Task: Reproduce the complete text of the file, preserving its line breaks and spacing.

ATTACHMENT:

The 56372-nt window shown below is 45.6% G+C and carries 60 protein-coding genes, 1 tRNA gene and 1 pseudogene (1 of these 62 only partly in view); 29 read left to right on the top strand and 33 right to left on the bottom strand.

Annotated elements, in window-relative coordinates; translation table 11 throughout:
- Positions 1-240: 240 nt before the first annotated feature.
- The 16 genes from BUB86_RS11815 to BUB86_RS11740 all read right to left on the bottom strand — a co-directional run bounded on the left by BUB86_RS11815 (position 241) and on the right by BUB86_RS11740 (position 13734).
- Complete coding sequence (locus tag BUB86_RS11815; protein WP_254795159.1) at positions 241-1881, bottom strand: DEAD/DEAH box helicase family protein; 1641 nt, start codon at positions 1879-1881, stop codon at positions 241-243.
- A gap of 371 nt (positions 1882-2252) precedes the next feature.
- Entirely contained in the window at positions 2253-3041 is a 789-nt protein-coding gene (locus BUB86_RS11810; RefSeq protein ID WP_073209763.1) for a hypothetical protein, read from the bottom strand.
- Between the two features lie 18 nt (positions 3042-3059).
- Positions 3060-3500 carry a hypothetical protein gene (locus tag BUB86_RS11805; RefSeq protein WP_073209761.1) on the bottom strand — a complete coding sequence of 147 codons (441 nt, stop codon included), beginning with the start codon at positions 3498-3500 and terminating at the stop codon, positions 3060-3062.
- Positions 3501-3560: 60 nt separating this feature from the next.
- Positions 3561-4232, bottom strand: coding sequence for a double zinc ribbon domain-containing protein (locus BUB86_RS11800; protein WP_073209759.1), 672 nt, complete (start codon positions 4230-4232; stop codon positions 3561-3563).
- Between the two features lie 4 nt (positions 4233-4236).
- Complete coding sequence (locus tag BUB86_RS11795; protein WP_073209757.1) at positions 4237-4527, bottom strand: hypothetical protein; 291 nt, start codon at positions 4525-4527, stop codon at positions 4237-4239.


The 56372-nt window shown below is 45.6% G+C and carries 60 protein-coding genes, 1 tRNA gene and 1 pseudogene (1 of these 62 only partly in view); 29 read left to right on the top strand and 33 right to left on the bottom strand.

Annotated elements, in window-relative coordinates; translation table 11 throughout:
- Positions 1-240: 240 nt before the first annotated feature.
- The 16 genes from BUB86_RS11815 to BUB86_RS11740 all read right to left on the bottom strand — a co-directional run bounded on the left by BUB86_RS11815 (position 241) and on the right by BUB86_RS11740 (position 13734).
- Complete coding sequence (locus tag BUB86_RS11815; protein WP_254795159.1) at positions 241-1881, bottom strand: DEAD/DEAH box helicase family protein; 1641 nt, start codon at positions 1879-1881, stop codon at positions 241-243.
- A gap of 371 nt (positions 1882-2252) precedes the next feature.
- Entirely contained in the window at positions 2253-3041 is a 789-nt protein-coding gene (locus BUB86_RS11810; RefSeq protein ID WP_073209763.1) for a hypothetical protein, read from the bottom strand.
- Between the two features lie 18 nt (positions 3042-3059).
- Positions 3060-3500 carry a hypothetical protein gene (locus tag BUB86_RS11805; RefSeq protein WP_073209761.1) on the bottom strand — a complete coding sequence of 147 codons (441 nt, stop codon included), beginning with the start codon at positions 3498-3500 and terminating at the stop codon, positions 3060-3062.
- Positions 3501-3560: 60 nt separating this feature from the next.
- Positions 3561-4232, bottom strand: coding sequence for a double zinc ribbon domain-containing protein (locus BUB86_RS11800; protein WP_073209759.1), 672 nt, complete (start codon positions 4230-4232; stop codon positions 3561-3563).
- Between the two features lie 4 nt (positions 4233-4236).
- Complete coding sequence (locus tag BUB86_RS11795; protein WP_073209757.1) at positions 4237-4527, bottom strand: hypothetical protein; 291 nt, start codon at positions 4525-4527, stop codon at positions 4237-4239.